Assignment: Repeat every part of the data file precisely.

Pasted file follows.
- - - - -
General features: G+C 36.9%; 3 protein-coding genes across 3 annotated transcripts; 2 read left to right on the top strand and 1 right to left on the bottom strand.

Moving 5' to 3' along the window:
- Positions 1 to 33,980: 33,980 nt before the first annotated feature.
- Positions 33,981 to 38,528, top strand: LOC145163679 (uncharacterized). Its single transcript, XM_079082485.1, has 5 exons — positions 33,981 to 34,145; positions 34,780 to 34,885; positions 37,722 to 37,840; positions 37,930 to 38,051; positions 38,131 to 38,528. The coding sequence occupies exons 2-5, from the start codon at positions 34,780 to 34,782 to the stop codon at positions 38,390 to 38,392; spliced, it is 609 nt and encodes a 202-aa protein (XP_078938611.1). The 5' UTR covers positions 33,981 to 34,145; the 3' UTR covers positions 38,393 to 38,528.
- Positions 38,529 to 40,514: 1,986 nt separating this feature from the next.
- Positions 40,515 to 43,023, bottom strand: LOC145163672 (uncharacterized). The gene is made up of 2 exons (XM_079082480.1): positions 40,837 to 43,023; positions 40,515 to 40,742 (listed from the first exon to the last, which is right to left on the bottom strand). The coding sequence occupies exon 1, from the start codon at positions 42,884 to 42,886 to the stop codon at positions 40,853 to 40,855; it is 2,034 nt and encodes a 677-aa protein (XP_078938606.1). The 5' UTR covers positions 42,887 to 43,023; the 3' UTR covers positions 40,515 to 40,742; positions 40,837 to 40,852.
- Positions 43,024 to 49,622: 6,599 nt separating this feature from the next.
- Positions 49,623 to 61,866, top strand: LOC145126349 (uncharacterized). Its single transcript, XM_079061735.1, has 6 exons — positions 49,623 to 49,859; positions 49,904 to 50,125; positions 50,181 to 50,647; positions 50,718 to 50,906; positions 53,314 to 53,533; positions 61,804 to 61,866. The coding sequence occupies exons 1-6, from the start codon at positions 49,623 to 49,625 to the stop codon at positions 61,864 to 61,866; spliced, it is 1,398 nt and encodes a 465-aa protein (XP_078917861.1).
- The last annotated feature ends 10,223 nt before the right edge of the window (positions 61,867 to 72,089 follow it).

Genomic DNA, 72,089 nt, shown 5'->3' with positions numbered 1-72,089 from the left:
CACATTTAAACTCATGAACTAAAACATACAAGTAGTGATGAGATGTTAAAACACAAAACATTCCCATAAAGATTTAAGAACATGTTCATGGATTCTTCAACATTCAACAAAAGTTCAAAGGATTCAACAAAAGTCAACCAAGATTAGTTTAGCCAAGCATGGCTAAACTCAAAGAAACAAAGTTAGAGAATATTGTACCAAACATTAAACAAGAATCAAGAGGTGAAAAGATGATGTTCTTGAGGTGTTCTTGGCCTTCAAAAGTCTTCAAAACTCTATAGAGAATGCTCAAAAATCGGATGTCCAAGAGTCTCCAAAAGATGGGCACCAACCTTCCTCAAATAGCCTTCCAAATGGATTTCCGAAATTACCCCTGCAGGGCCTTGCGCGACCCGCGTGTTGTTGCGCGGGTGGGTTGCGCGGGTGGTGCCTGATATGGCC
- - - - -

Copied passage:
General features: G+C 36.9%; 3 protein-coding genes across 3 annotated transcripts; 2 read left to right on the top strand and 1 right to left on the bottom strand.

Moving 5' to 3' along the window:
- Positions 1 to 33,980: 33,980 nt before the first annotated feature.
- Positions 33,981 to 38,528, top strand: LOC145163679 (uncharacterized). Its single transcript, XM_079082485.1, has 5 exons — positions 33,981 to 34,145; positions 34,780 to 34,885; positions 37,722 to 37,840; positions 37,930 to 38,051; positions 38,131 to 38,528. The coding sequence occupies exons 2-5, from the start codon at positions 34,780 to 34,782 to the stop codon at positions 38,390 to 38,392; spliced, it is 609 nt and encodes a 202-aa protein (XP_078938611.1). The 5' UTR covers positions 33,981 to 34,145; the 3' UTR covers positions 38,393 to 38,528.
- Positions 38,529 to 40,514: 1,986 nt separating this feature from the next.
- Positions 40,515 to 43,023, bottom strand: LOC145163672 (uncharacterized). The gene is made up of 2 exons (XM_079082480.1): positions 40,837 to 43,023; positions 40,515 to 40,742 (listed from the first exon to the last, which is right to left on the bottom strand). The coding sequence occupies exon 1, from the start codon at positions 42,884 to 42,886 to the stop codon at positions 40,853 to 40,855; it is 2,034 nt and encodes a 677-aa protein (XP_078938606.1). The 5' UTR covers positions 42,887 to 43,023; the 3' UTR covers positions 40,515 to 40,742; positions 40,837 to 40,852.
- Positions 43,024 to 49,622: 6,599 nt separating this feature from the next.
- Positions 49,623 to 61,866, top strand: LOC145126349 (uncharacterized). Its single transcript, XM_079061735.1, has 6 exons — positions 49,623 to 49,859; positions 49,904 to 50,125; positions 50,181 to 50,647; positions 50,718 to 50,906; positions 53,314 to 53,533; positions 61,804 to 61,866. The coding sequence occupies exons 1-6, from the start codon at positions 49,623 to 49,625 to the stop codon at positions 61,864 to 61,866; spliced, it is 1,398 nt and encodes a 465-aa protein (XP_078917861.1).
- The last annotated feature ends 10,223 nt before the right edge of the window (positions 61,867 to 72,089 follow it).

Genomic DNA, 72,089 nt, shown 5'->3' with positions numbered 1-72,089 from the left:
CACATTTAAACTCATGAACTAAAACATACAAGTAGTGATGAGATGTTAAAACACAAAACATTCCCATAAAGATTTAAGAACATGTTCATGGATTCTTCAACATTCAACAAAAGTTCAAAGGATTCAACAAAAGTCAACCAAGATTAGTTTAGCCAAGCATGGCTAAACTCAAAGAAACAAAGTTAGAGAATATTGTACCAAACATTAAACAAGAATCAAGAGGTGAAAAGATGATGTTCTTGAGGTGTTCTTGGCCTTCAAAAGTCTTCAAAACTCTATAGAGAATGCTCAAAAATCGGATGTCCAAGAGTCTCCAAAAGATGGGCACCAACCTTCCTCAAATAGCCTTCCAAATGGATTTCCGAAATTACCCCTGCAGGGCCTTGCGCGACCCGCGTGTTGTTGCGCGGGTGGGTTGCGCGGGTGGTGCCTGATATGGCC